SimpleIt didn’t seem like much to me then. I sulked in the back seat as Dad steered his green ’73 Pontiac down every back road in the county. With our windows rolled down as far as they could go, steamy August air blew across our faces and provided little relief. He showed me stark white farmhouses not so unlike our own, leaning red barns scoured by winds, and house trailers sagging on cinder blocks with yards full of broken things. In our own yard sat a Rambler that wouldn’t start, peeling yellow corncribs, and an ancient hay rake caked in rust. He told me the names of the homesteaders, long gone or last year; I didn’t know. He pointed out the old tree lines, places the lumber barons had flattened, and told me how things used to look. I only half listened. The days seemed infinite, the car rides long and tortuous, summers stretched on and on like the hums of cicadas.

Now, on every Christmas visit he takes me down the back roads lest I forget. He points out the local family farms, names and people that he has known for eighty years, the same ones now: Berens, Deuling, Folkema, Splitstone… “The people who stay,” Dad says, “These are simple people, not stupid, just simple.” The heater in the truck hasn’t warmed up, and his words come out in foggy puffs. They sink in. I realize he is talking about himself. About me. I am not so different as I once believed. I look at Dad in his grease-stained denim coat and yellow felt gloves; his neatly shaven jaw juts forward under his cap and the flaps hang over his big farmer ears. I nod and lean my head against the frost-stained window. We drive past our old farm, past the lake my great-grandfather named Kemperman, and home; the air so clean and crisp it hurts to breathe.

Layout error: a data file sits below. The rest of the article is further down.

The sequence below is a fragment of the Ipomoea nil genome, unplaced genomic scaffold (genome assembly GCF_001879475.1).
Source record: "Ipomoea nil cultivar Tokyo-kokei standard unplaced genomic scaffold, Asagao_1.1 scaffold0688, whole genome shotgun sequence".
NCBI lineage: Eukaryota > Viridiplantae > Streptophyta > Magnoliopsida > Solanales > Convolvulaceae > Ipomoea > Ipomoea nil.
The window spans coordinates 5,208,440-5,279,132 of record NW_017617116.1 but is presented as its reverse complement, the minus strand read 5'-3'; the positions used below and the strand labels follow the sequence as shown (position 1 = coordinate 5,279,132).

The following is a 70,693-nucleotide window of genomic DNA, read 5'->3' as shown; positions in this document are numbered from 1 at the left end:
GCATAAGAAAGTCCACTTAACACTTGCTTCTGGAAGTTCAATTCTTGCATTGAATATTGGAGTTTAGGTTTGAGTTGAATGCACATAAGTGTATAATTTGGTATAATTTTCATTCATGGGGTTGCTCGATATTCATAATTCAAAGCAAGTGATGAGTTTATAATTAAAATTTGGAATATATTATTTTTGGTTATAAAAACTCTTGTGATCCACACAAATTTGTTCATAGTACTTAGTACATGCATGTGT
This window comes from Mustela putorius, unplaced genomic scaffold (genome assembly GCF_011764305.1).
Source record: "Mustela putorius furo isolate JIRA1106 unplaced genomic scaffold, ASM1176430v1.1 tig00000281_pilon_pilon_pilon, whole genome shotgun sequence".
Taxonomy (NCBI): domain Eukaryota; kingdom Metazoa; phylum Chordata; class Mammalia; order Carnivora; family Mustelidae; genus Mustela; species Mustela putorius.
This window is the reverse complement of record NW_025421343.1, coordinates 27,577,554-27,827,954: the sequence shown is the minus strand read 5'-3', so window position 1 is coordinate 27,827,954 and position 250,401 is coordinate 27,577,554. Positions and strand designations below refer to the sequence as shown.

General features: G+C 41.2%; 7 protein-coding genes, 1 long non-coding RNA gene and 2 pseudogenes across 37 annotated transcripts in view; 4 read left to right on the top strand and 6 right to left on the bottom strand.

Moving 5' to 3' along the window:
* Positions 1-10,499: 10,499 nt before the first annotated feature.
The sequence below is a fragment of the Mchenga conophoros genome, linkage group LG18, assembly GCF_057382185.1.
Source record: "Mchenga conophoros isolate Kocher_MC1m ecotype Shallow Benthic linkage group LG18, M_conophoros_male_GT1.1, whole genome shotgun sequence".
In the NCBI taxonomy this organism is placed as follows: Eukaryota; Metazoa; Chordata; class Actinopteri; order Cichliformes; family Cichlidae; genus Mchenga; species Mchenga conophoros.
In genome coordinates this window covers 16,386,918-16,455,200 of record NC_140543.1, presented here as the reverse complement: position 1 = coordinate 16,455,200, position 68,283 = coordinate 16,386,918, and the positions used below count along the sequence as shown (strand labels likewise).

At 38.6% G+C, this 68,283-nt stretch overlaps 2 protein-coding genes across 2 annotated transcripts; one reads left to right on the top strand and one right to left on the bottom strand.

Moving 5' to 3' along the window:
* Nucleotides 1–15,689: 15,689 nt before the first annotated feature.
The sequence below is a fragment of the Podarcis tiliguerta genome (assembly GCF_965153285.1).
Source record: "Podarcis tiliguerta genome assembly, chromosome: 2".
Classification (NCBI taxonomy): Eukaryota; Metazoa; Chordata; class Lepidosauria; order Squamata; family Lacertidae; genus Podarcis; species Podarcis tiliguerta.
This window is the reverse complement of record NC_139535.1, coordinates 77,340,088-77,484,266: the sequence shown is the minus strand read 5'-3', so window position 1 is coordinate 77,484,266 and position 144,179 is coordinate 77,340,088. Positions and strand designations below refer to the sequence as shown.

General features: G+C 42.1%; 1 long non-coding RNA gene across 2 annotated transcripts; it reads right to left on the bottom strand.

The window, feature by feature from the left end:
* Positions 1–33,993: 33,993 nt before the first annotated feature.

Kerrie Kemperman is a writer, book designer, and blueberry farmer. She earned her MFA from Emerson College, and teaches through The Memoir Project in Boston. Her essays have appeared in Agni Online and Swankwriting‘s 83 Words Project. 

Photo by Maria Romasco-Moore